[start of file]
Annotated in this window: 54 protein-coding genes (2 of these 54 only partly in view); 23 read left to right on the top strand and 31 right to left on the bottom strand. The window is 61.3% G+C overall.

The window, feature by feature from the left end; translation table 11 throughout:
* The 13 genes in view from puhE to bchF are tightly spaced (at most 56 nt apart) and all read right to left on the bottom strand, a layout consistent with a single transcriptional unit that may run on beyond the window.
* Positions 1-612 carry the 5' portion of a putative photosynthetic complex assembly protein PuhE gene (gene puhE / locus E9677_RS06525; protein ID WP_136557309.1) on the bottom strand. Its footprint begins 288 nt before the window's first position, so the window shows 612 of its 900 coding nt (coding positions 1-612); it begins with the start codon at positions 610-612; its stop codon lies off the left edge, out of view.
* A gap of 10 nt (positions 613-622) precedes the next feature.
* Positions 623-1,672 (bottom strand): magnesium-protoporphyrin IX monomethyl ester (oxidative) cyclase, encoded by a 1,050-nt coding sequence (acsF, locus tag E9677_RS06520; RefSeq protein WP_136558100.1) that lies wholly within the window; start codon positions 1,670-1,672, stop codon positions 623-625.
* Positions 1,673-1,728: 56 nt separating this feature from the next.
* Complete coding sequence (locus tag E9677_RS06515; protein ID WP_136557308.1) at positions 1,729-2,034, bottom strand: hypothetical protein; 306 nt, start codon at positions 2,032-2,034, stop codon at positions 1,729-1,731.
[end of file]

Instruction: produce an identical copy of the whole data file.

Annotated in this window: 54 protein-coding genes (2 of these 54 only partly in view); 23 read left to right on the top strand and 31 right to left on the bottom strand. The window is 61.3% G+C overall.

The window, feature by feature from the left end; translation table 11 throughout:
* The 13 genes in view from puhE to bchF are tightly spaced (at most 56 nt apart) and all read right to left on the bottom strand, a layout consistent with a single transcriptional unit that may run on beyond the window.
* Positions 1-612 carry the 5' portion of a putative photosynthetic complex assembly protein PuhE gene (gene puhE / locus E9677_RS06525; protein ID WP_136557309.1) on the bottom strand. Its footprint begins 288 nt before the window's first position, so the window shows 612 of its 900 coding nt (coding positions 1-612); it begins with the start codon at positions 610-612; its stop codon lies off the left edge, out of view.
* A gap of 10 nt (positions 613-622) precedes the next feature.
* Positions 623-1,672 (bottom strand): magnesium-protoporphyrin IX monomethyl ester (oxidative) cyclase, encoded by a 1,050-nt coding sequence (acsF, locus tag E9677_RS06520; RefSeq protein WP_136558100.1) that lies wholly within the window; start codon positions 1,670-1,672, stop codon positions 623-625.
* Positions 1,673-1,728: 56 nt separating this feature from the next.
* Complete coding sequence (locus tag E9677_RS06515; protein ID WP_136557308.1) at positions 1,729-2,034, bottom strand: hypothetical protein; 306 nt, start codon at positions 2,032-2,034, stop codon at positions 1,729-1,731.